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When inheriting applications at a new job do you tend to stick to the original developers coding practices or do you start applying your own?

I work in a small shop with no guidelines and always wondered what the rule was here. Some applications are written very well but do not follow the standards I use (variable names etc...) and I do not want to "dirty" them up. I find my self taking a little extra time being consistent.

Others are written very poorly and it looks like the developer was changing his mind every keystroke...


What about when I start my own projects? So now I have introduced a new coding standard to the mix:

  1. The good code - but not my style
  2. The bad code with bad practices and lack of standards
  3. My own standards
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17 Answers 17

up vote 21 down vote accepted

If there are standards evident in the code, you should stick to them. If there aren't, start introducing your own.

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..and cross your fingers it's not all like this. –  annakata Jan 28 '09 at 15:29

If there are multiple developers who work on the same module, don't change the style.

If you will hand it off to another developer in the near future (this role is temporary), don't change the style.

If you are taking complete, exclusive, permanent ownership of the module, change it, but follow these rules:

One change at a time.

Fix all indentation to your liking at once, and commit that change.

Fix all brace placement to your liking at once, and commit that change.

Fix all other formatting to your liking at once, and commit that change.

Fix all naming to your liking at once, and commit that change.

Don't spend a lot of time on it.

If it takes more than an hour or two, then cut back.

Make the commit description clear.

So you can quickly ignore these changes when analyzing change history.

Use automated tools

to make sure the result is consistent and complete, so you don't have to mess with it again.

Run your tests

Just because your changes shouldn't affect behavior doesn't mean they won't. (Triple negative, ouch!)

Make sure everyone knows what you're doing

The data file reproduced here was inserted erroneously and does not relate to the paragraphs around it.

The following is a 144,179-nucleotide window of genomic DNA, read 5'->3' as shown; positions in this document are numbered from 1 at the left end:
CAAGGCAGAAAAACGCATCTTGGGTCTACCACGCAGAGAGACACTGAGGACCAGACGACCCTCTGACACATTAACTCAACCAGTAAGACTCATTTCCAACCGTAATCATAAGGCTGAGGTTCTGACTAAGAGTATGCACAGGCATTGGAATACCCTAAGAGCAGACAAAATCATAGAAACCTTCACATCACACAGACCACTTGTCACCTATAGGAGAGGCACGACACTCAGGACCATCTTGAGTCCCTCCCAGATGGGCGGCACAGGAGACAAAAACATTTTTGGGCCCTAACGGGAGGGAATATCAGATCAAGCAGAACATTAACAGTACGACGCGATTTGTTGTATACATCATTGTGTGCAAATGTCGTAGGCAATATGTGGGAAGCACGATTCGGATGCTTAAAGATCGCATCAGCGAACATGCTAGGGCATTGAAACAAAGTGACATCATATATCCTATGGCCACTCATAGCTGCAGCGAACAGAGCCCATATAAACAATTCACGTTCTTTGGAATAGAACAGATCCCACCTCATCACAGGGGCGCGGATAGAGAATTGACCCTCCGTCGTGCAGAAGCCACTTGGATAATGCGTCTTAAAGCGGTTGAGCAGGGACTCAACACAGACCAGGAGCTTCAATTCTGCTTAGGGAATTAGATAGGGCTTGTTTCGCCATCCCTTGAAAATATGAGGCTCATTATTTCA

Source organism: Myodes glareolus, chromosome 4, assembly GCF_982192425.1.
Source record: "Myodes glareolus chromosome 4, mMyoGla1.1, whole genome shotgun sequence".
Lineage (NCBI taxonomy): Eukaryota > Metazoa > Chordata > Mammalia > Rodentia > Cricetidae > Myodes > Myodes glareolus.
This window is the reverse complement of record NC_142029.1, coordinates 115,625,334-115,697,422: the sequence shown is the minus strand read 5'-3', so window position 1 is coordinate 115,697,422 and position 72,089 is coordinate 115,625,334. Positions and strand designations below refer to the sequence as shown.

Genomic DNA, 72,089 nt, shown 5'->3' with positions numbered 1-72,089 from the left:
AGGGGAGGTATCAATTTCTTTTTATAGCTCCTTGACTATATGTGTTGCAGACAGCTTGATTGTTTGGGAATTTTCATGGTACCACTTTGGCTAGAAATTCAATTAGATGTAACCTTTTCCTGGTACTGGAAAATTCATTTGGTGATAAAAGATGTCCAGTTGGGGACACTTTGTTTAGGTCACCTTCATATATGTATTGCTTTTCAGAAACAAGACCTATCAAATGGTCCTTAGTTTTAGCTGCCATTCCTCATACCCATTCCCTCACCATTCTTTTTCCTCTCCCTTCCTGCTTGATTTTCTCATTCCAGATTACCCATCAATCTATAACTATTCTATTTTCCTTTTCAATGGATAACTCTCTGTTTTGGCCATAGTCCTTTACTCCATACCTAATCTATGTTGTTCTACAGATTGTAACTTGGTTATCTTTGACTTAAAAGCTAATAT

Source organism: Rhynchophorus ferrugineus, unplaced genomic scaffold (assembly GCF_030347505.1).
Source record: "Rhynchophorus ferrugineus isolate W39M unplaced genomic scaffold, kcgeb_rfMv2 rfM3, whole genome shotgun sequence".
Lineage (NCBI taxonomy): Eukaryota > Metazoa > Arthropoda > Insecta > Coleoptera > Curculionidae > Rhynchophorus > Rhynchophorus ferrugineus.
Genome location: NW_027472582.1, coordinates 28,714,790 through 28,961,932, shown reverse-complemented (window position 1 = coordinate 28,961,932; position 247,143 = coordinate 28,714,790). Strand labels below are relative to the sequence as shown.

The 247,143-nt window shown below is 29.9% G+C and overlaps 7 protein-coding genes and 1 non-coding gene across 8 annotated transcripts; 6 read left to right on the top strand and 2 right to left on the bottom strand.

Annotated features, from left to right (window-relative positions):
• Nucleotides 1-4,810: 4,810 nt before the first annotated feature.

Someone might have a change hanging around that they want to commit now, and it'll be painful to merge with your changes. Also, you don't want anyone to get surprised and go tell your boss before you do.

Don't do it again

This is a one-time thing.

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Publish a style guide that follows best practices, and build consensus around following it. Refactor old code as you need to maintain it.

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I'm in the same boat as you. Lone developer who inherited some apps from the last guy. I

I've been sticking to what appear to be his standards for existing projects for consistency, and using my own preferences for new stuff.

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I've noticed that most people think whoever came before them had no idea how to write code. Then whoever comes after them thinks the same thing. Some things are common sense, but most things are just personal preference.

For major problems, i.e. using comments v.s. not using comments, updating the code will probably make it easier to work with, and easier for anyone else to work with. Even then, your time is probably best-spent updating the code as you come across it, instead of embarking on a huge project to refactor everything (introducing new problems in the process).

For things like indentation, line spacing, variable names, one-line ifs v.s. multi-line ifs, the reality is that your coding style is likely just as bad as you think theirs is.

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I think it depends on what you mean by "coding practices". If you mean things like code formatting and naming conventions and things that I would personally consider "cosmetic", then stick with whats already there. If you mean things like coding best prcatices and writing code correctly in the first place, then go back and fix the problems if possible, but at the very least make your new code follow best practices.

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Given that most of the applications I've inherited have been hacked together by "cowboy coders" who didn't apply even the most basic of coding practices, my opinion is a little biased.

I say introduce coding standards if there are none or the ones that exist are blatantly wrong and/or stupid (e.g. "All variables must be no more than 4 characters in length", "Every database column is varchar(255) null", etc.). Obviously if you have a team then you'll need to come to an agreement as to what practices to implement, but if you're a solo dev then you have free reign and IMO you should introduce order to the chaos.

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  • If the code works, and seems to have had a clean format. Don't waste time changing the style.
  • If the code is badly written. By all means change it when you have some down time, or the next time you work on the project.